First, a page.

Terry Leahy: pay cut

Tesco is believed to be reconsidering the sale of six of its Irish properties which had been expected to net the supermarket giant more than €200m.

The company had been planning to sell two of its shopping centres – the Golden Island shopping centre in Athlone and the Artane Castle shopping centre – as well as four supermarkets in Dublin, Cork, Wicklow and Offaly. Tesco then planned to lease back the supermarkets at an agreed rent.

However, it is not now clear if the plan will go ahead. A spokesman for Tesco Ireland said the company is "considering its options" in relation to the six properties.

Tesco was hoping to raise more than €212m from the sale of the properties by targeting development companies attracted by the prospect of substantial rental income, as well as cash-rich private investors.

The sale of the Golden Island shopping centre alone, which extends over 20 acres and has the potential to raise €4m in rent annually, including almost €900,000 from Tesco, was expected to bring in more than €60m. Tesco bought Golden Island in 2005 for €52m.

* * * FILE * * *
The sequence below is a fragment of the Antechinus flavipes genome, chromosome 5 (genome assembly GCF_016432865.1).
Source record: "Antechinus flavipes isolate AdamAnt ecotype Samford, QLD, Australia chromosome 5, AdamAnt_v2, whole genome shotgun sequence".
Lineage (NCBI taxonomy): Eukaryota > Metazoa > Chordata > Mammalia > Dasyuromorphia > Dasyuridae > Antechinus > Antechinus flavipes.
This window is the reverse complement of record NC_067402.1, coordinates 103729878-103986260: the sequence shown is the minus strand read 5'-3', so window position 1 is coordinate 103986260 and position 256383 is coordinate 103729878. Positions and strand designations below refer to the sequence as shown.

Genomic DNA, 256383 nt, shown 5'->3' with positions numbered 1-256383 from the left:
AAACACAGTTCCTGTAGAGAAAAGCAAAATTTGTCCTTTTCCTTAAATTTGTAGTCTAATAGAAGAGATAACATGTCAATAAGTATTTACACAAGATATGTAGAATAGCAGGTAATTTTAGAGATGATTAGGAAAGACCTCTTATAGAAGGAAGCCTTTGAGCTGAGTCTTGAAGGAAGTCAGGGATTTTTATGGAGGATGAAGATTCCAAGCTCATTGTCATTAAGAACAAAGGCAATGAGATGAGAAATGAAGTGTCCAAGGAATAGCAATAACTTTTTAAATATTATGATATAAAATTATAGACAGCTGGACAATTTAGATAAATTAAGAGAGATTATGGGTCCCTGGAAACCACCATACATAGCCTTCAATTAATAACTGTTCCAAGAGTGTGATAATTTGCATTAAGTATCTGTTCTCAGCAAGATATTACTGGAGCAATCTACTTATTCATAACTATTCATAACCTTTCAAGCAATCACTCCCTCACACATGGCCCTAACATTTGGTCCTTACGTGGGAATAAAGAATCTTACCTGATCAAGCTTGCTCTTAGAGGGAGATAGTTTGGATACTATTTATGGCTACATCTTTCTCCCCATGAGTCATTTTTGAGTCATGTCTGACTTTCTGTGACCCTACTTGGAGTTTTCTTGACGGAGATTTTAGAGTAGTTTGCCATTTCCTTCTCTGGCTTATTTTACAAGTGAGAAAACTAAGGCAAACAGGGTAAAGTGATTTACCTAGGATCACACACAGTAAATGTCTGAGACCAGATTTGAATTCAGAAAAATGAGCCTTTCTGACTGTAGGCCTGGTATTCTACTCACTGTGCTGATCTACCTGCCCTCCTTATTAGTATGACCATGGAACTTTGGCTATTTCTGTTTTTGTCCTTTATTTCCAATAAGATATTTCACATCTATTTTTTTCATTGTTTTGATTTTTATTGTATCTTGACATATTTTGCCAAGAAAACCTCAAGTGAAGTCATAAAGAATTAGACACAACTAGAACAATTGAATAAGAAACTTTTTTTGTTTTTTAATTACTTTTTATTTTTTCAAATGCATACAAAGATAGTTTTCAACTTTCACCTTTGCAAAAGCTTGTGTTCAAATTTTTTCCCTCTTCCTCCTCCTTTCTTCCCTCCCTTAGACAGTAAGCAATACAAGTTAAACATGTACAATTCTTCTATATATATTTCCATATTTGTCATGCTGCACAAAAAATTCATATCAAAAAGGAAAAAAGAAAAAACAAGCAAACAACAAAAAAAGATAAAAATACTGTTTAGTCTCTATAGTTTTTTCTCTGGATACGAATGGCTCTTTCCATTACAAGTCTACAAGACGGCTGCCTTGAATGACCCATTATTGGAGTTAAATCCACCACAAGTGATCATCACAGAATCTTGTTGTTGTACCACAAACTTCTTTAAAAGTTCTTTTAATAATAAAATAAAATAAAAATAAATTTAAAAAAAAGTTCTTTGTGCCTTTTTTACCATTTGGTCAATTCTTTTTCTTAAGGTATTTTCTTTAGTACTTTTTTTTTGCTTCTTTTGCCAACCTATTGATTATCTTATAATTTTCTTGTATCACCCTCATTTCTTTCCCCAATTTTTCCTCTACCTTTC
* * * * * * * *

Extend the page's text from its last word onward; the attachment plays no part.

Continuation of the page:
The company's Clearwater supermarket in Dublin's Finglas came with an asking price of €40m with rent generated in the region of €2.7m. The Artane Castle shopping centre was valued at €35m. Supermarkets at Paul Street in Cork (€14m), Arklow (€31m) and Tullamore (€27.5m) were also up for grabs.

Tesco suffered a setback at the end of May when credit ratings agency Moody's downgraded its credit outlook from stable to negative on foot of concerns about its debt protection ratios. However, the company insisted that the move would not have any effect its ability to finance its operations.

The company is also facing increased competition in the British market, with rivals Sainsbury's, Morrisons and Asda all reporting much higher sales growth in the first half of the year, and it lost market share during that period.

Chief executive Terry Leahy's pay dropped by 7% this year to £5.1m (€5.8m) after difficulties in the company's US operations.

Tesco recently launched a campaign to lure Irish shoppers in the border counties back to its shops with lower pricing following an exodus to the North by consumers searching for better bargains.